US 6784478 B2
An apparatus and fabrication process for a capacitor formed in conjunction with a dual damascene process. A bottom capacitor plate is electrically connected to an overlying first conductive via formed according to the dual damascene process. A top capacitor plate is connected to an overlying second conductive via. A dielectric material is disposed between the top and the bottom plates. The capacitor is formed by successively forming the bottom plate, the dielectric layer, and the top plate, patterning these layers as required after their formation. The first conductive via is formed over and electrically connected to the bottom plate and the second conductive via is formed over and connected to the top capacitor plate thereby providing for interconnection of the capacitor to other circuit elements by way of the dual damascene conductive runners connected to the conductive vias.
1. An integrated circuit device comprising:
a dielectric substrate;
first and second conductive vias within said dielectric substrate;
first and second conductive runners overlying said first and said second conductive vias and in electrical contact therewith, respectively;
third and fourth conductive vias within said dielectric substrate each comprising a lower surface and an upper surface, the lower surface of each of the conductive vias overlying and in electrical connection with said first and said second conductive runners, respectively;
a capacitor comprising in stacked relation;
a bottom plate electrically connected to said third conductive via intermediate the upper and the lower surfaces thereof;
a dielectric layer; and
a top plate in electrical connection with said fourth conductive via intermediate the upper and lower surfaces thereof.
2. The integrated circuit device of
3. The integrated circuit device of
4. The integrated circuit device of
5. The integrated circuit device of
6. The integrated circuit device of
7. The integrated circuit device of
8. A method for forming an integrated circuit device comprising:
providing a semiconductor substrate layer;
forming first and second conductive vias within the semiconductor substrate layer;
forming first and second conductive runners in an upper region of the semiconductor substrate layer overlying the first and said second conductive vias and in electrical contact therewith, respectively;
forming a bottom capacitor plate over a top surface of the semiconductor substrate layer;
forming a capacitor dielectric layer over the bottom capacitor plate;
forming a top capacitor plate overlying the capacitor dielectric layer;
forming a substrate dielectric layer; overlying the top capacitor plate;
forming third and fourth conductive vias within the substrate dielectric layer, wherein the third and the fourth conductive vias overly and are in electrical connection with the first and the second conductive runners and the bottom and the top capacitor plates, respectively.
9. The method of
10. The method of
forming the capacitor dielectric layer over the bottom capacitor plate;
forming the top capacitor plate overlying the capacitor dielectric layer;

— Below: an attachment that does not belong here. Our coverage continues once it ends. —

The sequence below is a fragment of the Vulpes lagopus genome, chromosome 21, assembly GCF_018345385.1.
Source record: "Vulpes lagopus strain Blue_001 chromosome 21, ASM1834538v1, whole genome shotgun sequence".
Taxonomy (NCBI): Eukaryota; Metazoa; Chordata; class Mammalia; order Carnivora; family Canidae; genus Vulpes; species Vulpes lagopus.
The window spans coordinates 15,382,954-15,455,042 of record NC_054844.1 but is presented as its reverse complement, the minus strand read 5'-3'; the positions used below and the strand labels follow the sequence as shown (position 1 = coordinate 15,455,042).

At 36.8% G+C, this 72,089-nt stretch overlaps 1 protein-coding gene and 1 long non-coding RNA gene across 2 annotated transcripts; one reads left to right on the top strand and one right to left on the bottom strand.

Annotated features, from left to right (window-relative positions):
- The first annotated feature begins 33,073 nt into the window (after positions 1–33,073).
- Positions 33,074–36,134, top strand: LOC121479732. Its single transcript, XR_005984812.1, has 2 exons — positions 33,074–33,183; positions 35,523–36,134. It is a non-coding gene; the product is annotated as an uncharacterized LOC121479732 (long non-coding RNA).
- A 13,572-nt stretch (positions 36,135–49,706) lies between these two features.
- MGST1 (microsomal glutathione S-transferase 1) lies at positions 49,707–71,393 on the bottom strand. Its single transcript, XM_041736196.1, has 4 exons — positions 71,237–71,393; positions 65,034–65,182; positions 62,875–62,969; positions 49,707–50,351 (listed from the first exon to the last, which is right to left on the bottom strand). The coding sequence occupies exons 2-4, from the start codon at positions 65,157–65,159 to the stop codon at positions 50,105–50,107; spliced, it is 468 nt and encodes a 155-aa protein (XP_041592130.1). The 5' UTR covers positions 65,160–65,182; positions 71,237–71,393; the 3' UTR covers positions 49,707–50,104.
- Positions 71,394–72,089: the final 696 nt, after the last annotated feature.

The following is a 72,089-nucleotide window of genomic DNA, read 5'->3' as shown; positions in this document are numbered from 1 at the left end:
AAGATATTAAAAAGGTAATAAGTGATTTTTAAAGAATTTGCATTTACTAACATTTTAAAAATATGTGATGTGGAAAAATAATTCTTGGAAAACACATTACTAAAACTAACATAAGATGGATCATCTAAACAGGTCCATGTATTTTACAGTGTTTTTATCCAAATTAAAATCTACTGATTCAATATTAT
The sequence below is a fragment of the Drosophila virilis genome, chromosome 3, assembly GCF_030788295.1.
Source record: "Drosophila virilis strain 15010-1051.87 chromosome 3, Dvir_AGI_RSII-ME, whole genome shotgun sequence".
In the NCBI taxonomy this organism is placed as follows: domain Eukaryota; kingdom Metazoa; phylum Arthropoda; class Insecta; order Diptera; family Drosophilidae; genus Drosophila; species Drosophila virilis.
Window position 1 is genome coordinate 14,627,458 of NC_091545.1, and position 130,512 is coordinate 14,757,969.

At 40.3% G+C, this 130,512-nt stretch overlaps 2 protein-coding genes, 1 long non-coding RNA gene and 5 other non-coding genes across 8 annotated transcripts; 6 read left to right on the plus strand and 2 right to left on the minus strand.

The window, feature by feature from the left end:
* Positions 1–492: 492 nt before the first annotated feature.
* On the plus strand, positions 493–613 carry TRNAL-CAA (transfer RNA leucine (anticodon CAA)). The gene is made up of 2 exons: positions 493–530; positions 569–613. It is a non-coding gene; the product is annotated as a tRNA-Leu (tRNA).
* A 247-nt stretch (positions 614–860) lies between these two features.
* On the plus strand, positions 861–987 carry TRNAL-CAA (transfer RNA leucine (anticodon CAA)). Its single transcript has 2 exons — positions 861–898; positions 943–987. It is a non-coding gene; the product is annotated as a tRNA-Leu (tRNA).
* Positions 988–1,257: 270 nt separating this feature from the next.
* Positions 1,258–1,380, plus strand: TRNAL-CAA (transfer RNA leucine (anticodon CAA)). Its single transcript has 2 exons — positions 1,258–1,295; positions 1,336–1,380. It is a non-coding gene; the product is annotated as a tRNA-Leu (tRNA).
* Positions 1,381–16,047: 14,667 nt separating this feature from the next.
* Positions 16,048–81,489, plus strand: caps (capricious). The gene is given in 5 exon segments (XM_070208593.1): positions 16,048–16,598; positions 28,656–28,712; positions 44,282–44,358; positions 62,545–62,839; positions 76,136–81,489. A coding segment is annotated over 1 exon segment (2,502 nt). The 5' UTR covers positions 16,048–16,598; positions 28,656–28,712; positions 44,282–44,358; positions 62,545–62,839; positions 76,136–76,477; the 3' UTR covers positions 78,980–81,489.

removing predetermined regions of the top capacitor plate;
removing predetermined regions of the capacitor dielectric layer by using the top capacitor plate as a mask to define the regions to be removed.
The present invention is directed to integrated circuit semiconductor devices incorporating junctions of varying conductivity types designed to conduct current and methods of making such devices. More specifically, the present invention relates to a capacitor structure for integrated circuit semiconductor devices employing a dual damascene interconnect system and a process for fabricating such capacitors.
In integrated circuit semiconductor devices, capacitors can be formed as junction capacitors or thin-film capacitors. As is known, the application of a reverse bias voltage across a semiconductor junction forces the mobile carriers to move away from the junction thereby creating a depletion region. The depletion region acts as the dielectric of a parallel-plate capacitor, with the depletion width representing the distance between the plates. Thus the junction capacitance is a function of the depletion width, which is in turn a function of the applied reverse bias and the impurity concentrations in the vicinity of the junction.
Thin-film capacitors, which are a direct miniaturization of conventional discrete parallel-plate capacitors, can be also be fabricated in an integrated circuit. Like the discrete capacitor, the thin-film capacitor comprises two conductive layers separated by a dielectric. One type of thin-film capacitor is formed as a metal-oxide-semiconductor capacitor, having a highly doped bottom plate, a silicon dioxide dielectric layer, and a metal top plate. The dielectric layer can also be formed from other materials, such as tantalum pentoxide, barium titanate, strontium titanate and barium strontium titanate, silicon nitride or silicon dioxide. The bottom plate is typically formed from highly doped polycrystalline silicon (polysilicon). The top plate can be formed from various metals, including titanium nitride, titanium, tungsten or platinum. Alternatively, a thin-film capacitor can be formed with two metal layers forming the top and bottom plates, separated by the dielectric layer. The layers are patterned and etched to achieve the desired size and capacitance value.